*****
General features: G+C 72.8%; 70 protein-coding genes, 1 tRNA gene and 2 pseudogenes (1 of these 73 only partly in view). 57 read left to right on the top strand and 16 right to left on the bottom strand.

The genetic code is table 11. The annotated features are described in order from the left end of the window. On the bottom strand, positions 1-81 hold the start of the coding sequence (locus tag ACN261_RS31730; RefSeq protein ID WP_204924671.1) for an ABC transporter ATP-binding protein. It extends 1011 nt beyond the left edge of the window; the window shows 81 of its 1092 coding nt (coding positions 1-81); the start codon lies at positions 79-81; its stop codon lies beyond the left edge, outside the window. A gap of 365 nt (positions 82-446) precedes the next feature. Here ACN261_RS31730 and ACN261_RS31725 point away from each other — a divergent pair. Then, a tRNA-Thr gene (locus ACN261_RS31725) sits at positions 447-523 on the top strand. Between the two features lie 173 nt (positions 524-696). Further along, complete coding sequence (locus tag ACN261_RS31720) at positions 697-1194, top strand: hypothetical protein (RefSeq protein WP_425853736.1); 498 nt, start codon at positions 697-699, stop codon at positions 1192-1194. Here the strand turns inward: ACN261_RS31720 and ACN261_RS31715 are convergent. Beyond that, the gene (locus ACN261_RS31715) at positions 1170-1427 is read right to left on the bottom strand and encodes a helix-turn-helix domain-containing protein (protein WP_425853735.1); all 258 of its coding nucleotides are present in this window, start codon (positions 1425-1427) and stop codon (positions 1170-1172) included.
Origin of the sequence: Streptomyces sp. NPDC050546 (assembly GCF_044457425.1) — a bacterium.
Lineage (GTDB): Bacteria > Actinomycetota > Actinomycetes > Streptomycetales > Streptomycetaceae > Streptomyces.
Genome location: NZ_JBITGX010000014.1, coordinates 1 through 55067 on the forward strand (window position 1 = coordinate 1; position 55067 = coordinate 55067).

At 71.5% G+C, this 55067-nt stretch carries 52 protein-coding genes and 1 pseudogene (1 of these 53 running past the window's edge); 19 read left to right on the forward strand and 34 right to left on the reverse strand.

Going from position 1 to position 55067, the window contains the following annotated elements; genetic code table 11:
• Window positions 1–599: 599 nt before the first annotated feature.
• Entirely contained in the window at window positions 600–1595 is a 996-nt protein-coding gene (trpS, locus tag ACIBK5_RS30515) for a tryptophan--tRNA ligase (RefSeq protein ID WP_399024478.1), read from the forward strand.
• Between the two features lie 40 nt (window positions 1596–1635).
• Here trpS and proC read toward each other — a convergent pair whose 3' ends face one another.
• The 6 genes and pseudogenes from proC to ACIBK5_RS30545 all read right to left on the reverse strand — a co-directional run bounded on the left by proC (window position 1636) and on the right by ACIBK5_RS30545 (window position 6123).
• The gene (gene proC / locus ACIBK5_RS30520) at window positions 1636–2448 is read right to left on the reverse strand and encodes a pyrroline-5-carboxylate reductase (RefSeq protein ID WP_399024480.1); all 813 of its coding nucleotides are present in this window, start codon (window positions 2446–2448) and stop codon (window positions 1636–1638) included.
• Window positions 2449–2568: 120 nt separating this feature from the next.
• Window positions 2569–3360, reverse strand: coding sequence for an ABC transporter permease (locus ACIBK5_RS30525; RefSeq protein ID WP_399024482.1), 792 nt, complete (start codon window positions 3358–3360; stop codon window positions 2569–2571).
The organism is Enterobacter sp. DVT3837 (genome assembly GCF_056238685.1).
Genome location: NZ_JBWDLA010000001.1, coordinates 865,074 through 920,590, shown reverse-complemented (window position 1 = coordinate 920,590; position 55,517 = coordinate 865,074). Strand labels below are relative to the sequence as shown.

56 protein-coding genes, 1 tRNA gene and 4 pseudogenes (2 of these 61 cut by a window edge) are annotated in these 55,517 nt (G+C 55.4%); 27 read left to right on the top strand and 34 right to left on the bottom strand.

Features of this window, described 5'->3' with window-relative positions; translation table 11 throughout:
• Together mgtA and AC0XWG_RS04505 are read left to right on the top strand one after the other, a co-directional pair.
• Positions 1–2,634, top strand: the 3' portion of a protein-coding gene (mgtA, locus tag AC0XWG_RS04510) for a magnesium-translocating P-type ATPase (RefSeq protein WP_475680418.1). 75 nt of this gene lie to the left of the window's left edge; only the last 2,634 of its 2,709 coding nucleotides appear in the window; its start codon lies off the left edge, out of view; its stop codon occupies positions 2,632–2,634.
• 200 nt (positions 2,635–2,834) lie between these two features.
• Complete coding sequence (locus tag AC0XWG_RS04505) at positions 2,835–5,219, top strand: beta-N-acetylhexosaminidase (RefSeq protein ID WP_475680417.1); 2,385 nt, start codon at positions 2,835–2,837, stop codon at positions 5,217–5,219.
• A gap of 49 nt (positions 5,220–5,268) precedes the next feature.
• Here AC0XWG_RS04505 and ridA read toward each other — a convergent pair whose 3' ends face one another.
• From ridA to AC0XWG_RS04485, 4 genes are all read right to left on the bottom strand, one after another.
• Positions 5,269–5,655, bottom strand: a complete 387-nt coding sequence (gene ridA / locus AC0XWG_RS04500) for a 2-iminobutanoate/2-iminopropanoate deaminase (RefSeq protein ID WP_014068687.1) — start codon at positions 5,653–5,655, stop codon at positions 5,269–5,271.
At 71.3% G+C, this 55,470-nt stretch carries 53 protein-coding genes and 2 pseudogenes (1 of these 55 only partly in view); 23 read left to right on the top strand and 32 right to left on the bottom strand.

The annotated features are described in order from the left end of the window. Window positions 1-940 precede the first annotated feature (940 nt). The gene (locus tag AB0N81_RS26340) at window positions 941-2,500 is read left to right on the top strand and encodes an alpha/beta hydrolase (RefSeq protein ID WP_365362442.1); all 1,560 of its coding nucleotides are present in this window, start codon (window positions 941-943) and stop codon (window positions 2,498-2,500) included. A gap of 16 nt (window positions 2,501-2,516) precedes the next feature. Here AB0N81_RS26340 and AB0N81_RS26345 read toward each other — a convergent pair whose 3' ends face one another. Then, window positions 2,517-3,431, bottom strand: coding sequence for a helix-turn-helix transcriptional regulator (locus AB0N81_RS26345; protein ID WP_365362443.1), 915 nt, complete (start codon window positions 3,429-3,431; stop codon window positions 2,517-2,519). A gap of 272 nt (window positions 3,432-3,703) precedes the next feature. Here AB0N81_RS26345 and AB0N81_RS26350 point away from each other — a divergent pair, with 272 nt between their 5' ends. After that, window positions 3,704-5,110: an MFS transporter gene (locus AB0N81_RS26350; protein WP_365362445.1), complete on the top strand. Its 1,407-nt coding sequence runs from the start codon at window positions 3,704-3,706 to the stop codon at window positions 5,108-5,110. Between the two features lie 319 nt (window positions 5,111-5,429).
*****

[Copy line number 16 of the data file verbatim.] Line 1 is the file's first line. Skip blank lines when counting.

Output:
The organism is Enterobacter sp. DVT3837 (genome assembly GCF_056238685.1).